Globalisation : Business Ethics in a Global Marketplace
Bruce Hamm studied for the Catholic priesthood obtaining a BA in philosophy with an emphasis on ethics. He has experience as a volunteer police officer. He has over eight years in US Navy combat operations, coordinating a tactical data link between various battle group elements, controlling combat aircraft and instructing combat operations. Then entering corporate management, Bruce conducted numerous workplace investigations, managed compliance for one employer and developed a Business Ethics program for another.
In June 2001, he completed the “Managing Ethics in Organizations” course from the Center for Business Ethics at Bentley College and the Ethics Officer Association. Combining his practical understanding of how organizations work with his desire to create healthy corporate cultures, he completed his MBA in Organizational Effectiveness at Marylhurst University in 2002.
Globalization creates a unique situation when it comes to ethics and values. Other cultures have values that sometimes appear to be in conflict with traditional American values. There are however ways to see the connection between other culture’s values and our own. Something most do not know is that people from other cultures influenced some of our greatest writers. Thomas Aquinas (c. 1225) read the writings of Avicenna and Averroes ancient Arabic philosophers. Both Avicenna’s and Averroes’ logic and passion for mutual ethical treatment of the human person greatly influenced Aquinas. There are grains of truth in all cultural perspectives and we must seek to find those truths and adopt them into our own ways of thinking and acting, if for no other reason than to broaden our own understanding of what it means to act rightly.
When creating value statements in a global business environment, we must seek these grains of truth to add to our richly diverse knowledge of what it means to behave justly. One way to incorporate these bits of valuable knowledge is to speak with religious leaders in those foreign cultures; not to include their religious perspective, that is better left to the individual and their personal practices, but rather to find out what drives these culturally diverse people to act in certain ways. These religious men and women have a wealth of knowledge about their local people that we can tap and make use of when trying to unify an ethics or values initiative for a global marketplace.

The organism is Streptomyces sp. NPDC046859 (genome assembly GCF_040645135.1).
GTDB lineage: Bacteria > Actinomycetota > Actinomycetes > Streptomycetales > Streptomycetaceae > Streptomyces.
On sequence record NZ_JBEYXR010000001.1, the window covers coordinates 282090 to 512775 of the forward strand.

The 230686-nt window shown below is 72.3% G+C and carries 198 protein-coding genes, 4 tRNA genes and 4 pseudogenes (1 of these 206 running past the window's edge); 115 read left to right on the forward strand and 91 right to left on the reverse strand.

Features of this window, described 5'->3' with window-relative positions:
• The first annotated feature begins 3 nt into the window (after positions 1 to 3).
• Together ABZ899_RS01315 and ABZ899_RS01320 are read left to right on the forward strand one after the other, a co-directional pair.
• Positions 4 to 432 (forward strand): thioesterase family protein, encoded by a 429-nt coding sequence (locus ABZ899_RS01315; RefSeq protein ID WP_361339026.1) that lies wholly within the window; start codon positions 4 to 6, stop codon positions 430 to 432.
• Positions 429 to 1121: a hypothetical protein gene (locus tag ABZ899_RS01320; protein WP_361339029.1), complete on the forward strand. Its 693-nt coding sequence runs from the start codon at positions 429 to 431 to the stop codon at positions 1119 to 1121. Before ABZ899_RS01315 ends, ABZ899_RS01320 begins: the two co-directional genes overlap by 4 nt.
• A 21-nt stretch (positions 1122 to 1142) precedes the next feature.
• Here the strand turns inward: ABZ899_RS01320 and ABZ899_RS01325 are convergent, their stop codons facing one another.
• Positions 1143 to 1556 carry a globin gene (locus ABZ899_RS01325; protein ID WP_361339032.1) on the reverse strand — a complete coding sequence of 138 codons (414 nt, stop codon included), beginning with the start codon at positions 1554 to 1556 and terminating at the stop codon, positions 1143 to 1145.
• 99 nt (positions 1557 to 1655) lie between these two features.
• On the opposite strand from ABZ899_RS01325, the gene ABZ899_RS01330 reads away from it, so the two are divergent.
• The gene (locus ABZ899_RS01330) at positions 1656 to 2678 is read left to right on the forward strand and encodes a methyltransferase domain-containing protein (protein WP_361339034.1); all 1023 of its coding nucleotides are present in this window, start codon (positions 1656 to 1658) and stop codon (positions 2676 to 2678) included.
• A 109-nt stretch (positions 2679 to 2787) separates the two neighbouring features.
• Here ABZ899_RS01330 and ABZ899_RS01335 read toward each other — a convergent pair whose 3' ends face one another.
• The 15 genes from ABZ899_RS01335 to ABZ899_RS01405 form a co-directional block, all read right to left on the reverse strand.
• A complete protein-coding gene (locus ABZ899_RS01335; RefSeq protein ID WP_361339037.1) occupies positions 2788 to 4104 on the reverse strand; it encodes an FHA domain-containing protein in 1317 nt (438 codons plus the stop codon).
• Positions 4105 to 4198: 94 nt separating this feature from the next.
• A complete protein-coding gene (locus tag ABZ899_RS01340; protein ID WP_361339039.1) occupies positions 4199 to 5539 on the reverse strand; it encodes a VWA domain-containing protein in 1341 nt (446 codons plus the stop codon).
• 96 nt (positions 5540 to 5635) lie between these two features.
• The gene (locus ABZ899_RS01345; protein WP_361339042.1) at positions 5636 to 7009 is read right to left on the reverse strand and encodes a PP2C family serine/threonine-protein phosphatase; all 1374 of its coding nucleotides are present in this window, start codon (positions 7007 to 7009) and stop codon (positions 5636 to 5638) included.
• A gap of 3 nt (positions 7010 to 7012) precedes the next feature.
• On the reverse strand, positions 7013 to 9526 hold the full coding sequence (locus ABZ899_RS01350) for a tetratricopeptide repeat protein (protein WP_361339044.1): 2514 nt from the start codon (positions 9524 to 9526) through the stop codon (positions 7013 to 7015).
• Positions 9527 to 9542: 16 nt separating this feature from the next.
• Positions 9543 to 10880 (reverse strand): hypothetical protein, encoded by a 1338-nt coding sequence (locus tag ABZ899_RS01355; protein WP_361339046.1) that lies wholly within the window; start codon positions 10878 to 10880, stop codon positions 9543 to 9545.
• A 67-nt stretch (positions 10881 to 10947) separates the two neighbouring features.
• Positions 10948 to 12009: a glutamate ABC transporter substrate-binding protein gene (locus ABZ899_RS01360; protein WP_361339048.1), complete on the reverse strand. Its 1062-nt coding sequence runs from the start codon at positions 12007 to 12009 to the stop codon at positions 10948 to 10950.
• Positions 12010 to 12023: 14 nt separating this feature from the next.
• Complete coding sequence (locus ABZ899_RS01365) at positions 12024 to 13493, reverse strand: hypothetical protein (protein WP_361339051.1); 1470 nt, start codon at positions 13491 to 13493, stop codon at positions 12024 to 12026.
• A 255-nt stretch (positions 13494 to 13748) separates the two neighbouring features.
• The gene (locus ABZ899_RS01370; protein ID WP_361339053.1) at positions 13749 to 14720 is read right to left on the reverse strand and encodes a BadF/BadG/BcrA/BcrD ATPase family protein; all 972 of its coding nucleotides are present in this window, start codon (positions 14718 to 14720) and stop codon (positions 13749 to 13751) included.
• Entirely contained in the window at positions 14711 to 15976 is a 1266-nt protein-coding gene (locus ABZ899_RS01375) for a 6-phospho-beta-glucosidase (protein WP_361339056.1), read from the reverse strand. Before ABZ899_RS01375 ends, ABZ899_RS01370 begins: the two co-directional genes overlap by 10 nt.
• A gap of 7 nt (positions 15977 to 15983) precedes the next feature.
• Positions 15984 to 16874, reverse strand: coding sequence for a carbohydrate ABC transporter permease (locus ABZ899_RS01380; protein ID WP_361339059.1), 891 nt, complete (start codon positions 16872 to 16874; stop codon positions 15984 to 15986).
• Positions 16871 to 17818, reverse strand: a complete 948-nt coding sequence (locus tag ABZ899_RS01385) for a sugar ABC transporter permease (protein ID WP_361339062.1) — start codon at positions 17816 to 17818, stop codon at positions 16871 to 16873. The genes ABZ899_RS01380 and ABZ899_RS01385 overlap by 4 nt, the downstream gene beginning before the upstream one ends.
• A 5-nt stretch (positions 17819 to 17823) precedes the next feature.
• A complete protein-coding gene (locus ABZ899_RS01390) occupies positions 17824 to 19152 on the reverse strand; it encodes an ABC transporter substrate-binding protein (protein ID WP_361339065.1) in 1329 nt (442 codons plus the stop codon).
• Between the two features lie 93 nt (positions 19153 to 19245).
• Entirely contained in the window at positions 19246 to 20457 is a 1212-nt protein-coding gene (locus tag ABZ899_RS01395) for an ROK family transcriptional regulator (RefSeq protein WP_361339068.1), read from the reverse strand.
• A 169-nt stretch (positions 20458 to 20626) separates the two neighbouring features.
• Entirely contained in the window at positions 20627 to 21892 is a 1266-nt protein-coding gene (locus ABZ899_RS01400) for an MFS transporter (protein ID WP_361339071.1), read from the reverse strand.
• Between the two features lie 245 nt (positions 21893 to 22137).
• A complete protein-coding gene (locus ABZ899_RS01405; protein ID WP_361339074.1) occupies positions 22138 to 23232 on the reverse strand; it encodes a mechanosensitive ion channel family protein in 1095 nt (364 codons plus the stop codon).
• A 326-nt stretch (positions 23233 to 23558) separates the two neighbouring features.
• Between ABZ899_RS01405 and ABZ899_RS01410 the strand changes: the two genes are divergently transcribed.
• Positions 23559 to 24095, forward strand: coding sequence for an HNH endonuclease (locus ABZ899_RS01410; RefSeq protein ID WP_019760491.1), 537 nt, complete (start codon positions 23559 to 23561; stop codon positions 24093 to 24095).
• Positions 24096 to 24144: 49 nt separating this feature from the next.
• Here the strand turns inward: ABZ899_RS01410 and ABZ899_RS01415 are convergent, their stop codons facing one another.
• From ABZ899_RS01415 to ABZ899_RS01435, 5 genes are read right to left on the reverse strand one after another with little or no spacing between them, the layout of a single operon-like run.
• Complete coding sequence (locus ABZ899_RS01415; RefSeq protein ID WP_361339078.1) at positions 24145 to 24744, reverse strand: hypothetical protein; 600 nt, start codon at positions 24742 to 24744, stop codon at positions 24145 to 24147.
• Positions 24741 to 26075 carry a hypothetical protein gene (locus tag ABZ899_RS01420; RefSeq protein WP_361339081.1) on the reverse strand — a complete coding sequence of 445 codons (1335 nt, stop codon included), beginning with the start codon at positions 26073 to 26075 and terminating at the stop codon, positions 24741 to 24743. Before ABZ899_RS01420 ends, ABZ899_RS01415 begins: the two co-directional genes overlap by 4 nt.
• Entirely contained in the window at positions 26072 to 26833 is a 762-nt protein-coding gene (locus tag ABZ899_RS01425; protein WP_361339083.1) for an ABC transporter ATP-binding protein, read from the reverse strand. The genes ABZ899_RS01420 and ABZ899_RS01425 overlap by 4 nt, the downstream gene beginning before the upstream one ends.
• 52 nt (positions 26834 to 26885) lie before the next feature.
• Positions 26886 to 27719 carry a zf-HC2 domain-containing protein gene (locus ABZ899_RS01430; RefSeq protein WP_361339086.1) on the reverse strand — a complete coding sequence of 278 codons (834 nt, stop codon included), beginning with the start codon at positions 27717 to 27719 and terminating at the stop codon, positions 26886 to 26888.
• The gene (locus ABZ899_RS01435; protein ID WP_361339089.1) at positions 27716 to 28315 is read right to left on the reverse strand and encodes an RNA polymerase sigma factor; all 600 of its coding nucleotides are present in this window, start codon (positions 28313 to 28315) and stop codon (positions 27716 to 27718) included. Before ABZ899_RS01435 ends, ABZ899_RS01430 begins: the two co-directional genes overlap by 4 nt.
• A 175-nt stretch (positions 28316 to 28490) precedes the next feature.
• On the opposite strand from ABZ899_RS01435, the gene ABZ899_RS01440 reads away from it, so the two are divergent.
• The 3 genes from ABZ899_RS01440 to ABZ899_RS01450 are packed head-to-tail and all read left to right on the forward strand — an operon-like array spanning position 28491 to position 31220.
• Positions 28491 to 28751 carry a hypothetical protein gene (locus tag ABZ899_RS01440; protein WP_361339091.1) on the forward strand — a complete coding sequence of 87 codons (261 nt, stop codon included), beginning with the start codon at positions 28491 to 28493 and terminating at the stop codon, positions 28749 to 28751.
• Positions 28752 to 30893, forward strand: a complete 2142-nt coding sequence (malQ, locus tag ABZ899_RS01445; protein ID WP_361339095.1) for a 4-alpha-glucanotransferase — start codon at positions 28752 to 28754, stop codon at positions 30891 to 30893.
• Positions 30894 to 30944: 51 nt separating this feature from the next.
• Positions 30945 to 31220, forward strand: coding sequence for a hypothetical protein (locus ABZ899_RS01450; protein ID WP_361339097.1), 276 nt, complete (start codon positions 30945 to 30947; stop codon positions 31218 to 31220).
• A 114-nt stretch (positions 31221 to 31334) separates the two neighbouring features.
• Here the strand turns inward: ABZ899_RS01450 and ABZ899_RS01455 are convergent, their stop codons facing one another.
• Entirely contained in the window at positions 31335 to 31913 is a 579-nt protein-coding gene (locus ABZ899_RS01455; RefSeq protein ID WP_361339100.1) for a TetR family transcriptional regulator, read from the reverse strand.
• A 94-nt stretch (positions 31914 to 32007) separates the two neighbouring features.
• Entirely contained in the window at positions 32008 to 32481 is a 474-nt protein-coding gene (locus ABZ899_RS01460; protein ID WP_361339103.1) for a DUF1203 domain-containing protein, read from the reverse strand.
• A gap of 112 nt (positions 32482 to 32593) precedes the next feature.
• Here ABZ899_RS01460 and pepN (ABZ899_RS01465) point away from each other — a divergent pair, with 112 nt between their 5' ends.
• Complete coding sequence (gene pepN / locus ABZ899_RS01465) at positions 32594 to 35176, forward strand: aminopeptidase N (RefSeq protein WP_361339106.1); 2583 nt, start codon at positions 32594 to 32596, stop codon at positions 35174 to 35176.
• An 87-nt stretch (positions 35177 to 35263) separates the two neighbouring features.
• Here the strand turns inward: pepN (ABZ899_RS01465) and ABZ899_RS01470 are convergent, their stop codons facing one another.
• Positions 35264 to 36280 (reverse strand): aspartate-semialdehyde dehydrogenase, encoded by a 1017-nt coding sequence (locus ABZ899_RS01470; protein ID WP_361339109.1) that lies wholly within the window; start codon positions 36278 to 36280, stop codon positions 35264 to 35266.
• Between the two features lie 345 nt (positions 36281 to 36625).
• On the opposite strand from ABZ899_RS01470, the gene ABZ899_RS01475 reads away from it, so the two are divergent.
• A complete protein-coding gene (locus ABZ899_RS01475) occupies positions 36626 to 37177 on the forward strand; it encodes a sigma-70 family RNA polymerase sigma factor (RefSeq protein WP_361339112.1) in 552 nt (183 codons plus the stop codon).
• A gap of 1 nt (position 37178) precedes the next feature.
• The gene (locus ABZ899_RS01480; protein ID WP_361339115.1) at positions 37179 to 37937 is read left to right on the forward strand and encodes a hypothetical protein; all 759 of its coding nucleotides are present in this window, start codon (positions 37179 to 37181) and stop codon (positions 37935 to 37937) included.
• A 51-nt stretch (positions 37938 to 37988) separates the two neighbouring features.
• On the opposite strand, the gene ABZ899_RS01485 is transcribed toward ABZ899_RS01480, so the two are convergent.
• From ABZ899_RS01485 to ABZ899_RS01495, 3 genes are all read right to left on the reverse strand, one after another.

That said, we need to be careful to appreciate the difference between cultural sensitivity and cultural relativism. Cultural sensitivity is understanding that diverse cultures have different contexts for and perspectives on what are proper and respected. Cultural relativism says that because a different culture does not agree with a particular ethical standard that we should not apply that standard in that culture. To strengthen a global business ethics initiative, find common ground first and then carefully consider differences that we cannot immediately resolve.
An example of cultural sensitivity that makes sense is to leave out the “Americanisms”. For instance, any reference to baseball, red, white and blue, or apple pie would ignore the fact that most people from other cultures would not understand those references and if they did, they might feel the communication was directed only at the US workforce. Look for general, professional ways to describe feelings, attitudes and behaviors that you want to express. If you want to talk about family values, remember that in many cultures outside the US, when asking how large one’s family is you might get an answer in the hundreds, not the nuclear family or even extended number (in-laws, aunts, uncles, cousins, etc.) we are more used to in the US. Do not be surprised if someone in that kind of culture can name every one of the hundreds of members of their family.